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Miguel Castro

Kundiman exponent Miguel Castro leads “Noli Me Tangere The Musical”

Kundiman(Philippine ballad) exponent Miguel Castro who had built up a following among lovers of traditional Filipino music, leads a cast of performing artists in the milestone setting musical adaptation of the Philippine national hero Dr Jose Rizal’s turn of 20th century powerful novel “Noli Me Tangere.”

Noli Me Tangere The Musical, written by Australian Peter Fleming, and lyrics by Peter Fleming and Allan McFadden, and directed by Arnee Neeme, opens 30 March 2019 at the Riverside Theater in Parramatta city.

The original novel and its sequel “El Filibusterismo” were catalyst in bringing about political revolution in the then island Spanish colony of the Philippines.

Jose Rizal was martyred and executed by Spanish authorities on December 1896, subsequently setting forth the Philippine revolution of 1898  against Spain.

Casts of Noli Me Tangere The Musical comprise of of cream from Australia’s theatre  groups and standout performers from the Filipino-Australian community, led by Castro himself a Filipino balladeer and frequent visiting performer in Australia.

Miguel Castro plays the pivotal role of Crisostomo Ibarra, the alter ego of the novelist Rizal who had a personal debate on how to prescribe social change in the colony. Castro himself has had a career in Philippine cultural  drama and musical, starting from his university days, a stint in various roles at Gantimpala Thetre in Manila and the Metropolitan Theater also in Manila.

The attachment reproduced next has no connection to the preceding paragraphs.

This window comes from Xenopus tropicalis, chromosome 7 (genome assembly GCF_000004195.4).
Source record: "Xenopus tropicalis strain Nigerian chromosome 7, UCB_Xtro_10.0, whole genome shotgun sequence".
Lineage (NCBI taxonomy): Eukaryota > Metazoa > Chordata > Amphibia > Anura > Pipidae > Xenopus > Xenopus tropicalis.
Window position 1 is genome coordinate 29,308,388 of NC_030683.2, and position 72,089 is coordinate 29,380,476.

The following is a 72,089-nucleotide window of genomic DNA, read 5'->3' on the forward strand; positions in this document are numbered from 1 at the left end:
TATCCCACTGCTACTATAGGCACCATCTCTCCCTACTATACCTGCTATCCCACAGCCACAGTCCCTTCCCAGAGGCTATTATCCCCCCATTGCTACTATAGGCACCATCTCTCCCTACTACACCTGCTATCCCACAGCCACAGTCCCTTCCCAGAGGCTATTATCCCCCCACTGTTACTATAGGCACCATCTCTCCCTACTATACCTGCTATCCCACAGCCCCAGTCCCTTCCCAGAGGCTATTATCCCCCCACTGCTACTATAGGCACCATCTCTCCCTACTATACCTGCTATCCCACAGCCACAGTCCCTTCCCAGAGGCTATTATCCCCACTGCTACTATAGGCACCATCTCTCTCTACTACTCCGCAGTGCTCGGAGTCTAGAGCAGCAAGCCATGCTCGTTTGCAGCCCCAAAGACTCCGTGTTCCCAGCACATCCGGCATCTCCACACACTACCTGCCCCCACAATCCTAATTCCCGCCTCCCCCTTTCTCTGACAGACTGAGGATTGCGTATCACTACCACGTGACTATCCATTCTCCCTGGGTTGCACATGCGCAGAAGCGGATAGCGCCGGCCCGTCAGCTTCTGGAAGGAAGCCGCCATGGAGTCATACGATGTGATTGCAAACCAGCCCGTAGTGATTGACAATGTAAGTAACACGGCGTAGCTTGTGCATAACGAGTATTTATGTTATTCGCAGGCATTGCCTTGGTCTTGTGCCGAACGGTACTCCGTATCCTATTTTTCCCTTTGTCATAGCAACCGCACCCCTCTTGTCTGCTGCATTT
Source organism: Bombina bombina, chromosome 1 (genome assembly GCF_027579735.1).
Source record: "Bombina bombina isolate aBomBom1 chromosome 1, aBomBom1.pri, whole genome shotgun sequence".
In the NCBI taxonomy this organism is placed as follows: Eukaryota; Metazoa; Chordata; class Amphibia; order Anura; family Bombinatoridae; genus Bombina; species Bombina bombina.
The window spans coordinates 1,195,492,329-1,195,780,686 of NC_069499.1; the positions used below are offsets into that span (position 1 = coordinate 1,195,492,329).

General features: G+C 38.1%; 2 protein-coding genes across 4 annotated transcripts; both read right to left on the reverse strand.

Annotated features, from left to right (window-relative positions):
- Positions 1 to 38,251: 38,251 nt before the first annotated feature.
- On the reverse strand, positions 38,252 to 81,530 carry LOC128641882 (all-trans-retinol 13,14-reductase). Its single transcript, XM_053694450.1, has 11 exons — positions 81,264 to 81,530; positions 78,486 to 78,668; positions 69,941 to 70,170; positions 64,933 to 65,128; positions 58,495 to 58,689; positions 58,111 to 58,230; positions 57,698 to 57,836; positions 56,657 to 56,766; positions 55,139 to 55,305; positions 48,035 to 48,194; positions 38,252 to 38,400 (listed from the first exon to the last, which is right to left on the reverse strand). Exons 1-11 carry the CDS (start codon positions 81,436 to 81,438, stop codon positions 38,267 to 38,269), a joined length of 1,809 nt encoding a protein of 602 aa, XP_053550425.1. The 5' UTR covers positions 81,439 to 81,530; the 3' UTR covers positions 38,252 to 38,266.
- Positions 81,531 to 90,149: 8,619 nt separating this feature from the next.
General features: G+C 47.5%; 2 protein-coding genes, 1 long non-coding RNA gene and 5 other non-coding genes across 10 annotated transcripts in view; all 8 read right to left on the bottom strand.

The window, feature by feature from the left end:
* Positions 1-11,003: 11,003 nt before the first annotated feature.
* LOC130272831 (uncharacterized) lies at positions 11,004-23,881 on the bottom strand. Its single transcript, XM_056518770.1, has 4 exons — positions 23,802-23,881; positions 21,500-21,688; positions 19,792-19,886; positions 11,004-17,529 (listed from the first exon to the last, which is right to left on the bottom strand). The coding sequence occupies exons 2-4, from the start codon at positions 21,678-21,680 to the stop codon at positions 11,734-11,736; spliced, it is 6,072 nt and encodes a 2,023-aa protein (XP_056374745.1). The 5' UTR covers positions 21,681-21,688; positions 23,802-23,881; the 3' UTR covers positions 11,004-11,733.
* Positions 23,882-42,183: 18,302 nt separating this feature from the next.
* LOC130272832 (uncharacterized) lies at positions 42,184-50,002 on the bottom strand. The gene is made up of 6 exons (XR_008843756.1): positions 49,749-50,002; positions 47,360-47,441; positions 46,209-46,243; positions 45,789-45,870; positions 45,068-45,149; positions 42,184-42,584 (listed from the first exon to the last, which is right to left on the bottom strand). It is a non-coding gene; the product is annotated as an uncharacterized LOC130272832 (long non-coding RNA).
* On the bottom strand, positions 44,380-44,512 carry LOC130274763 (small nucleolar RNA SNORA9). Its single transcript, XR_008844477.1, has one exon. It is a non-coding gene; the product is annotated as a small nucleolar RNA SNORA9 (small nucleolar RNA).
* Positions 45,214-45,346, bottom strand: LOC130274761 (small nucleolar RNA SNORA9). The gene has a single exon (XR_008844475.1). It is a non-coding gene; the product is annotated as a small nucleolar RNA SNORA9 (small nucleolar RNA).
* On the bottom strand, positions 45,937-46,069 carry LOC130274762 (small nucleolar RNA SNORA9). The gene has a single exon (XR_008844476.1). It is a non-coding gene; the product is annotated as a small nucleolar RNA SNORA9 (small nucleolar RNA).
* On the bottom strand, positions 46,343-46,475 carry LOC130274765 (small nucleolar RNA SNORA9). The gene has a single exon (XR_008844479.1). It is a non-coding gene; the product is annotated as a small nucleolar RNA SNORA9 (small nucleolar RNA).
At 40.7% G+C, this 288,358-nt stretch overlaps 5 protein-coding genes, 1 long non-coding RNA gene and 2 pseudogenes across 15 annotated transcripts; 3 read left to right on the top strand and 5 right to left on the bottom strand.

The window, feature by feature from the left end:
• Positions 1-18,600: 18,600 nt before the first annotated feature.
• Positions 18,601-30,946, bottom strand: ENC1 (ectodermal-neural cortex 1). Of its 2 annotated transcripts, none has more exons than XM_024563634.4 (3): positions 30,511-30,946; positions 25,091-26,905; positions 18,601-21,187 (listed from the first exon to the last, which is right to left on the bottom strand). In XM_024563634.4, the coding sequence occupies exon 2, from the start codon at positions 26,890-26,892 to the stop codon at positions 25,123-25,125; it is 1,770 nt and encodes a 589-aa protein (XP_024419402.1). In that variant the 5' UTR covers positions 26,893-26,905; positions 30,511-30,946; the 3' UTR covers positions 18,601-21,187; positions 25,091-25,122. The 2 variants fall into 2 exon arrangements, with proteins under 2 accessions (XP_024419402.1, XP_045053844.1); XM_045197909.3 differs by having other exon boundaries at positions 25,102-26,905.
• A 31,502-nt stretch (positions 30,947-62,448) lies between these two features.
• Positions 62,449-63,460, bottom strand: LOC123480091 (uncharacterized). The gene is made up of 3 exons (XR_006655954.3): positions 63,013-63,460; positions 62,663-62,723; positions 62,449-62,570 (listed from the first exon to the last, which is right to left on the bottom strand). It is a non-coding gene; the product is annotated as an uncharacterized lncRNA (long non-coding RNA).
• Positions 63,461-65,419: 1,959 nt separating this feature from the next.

Castro continued his career in a number of roles in historical plays including stage production of Noli Me Tangere and  separately, El Filibusterismo (Rizal’s other novel) in Manila. As well, Castro excelled in a number of kundiman (Philippine ballad) singing roles in the well known “Aawitan Kita” TV series approximating Filipino opera.

Noli Me Tangere The Musical was crafted by dramatist Peter Fleming. from a long-term collaboration with Allan McFadden, from his exposure to Filipino history and culture, who eventually married a Filipina.

Allan McFadden said. “Rizal as a man was a fusion of the best of the Fiipino and European characters and the novel simmers with the tensions and the possibilities which that fusion carried with it.”

“The music subsequently composed sought t capture the beauty and violence of the Filipino landscape  which was everything from volcanoes to the most gorgeous coastal resorts.”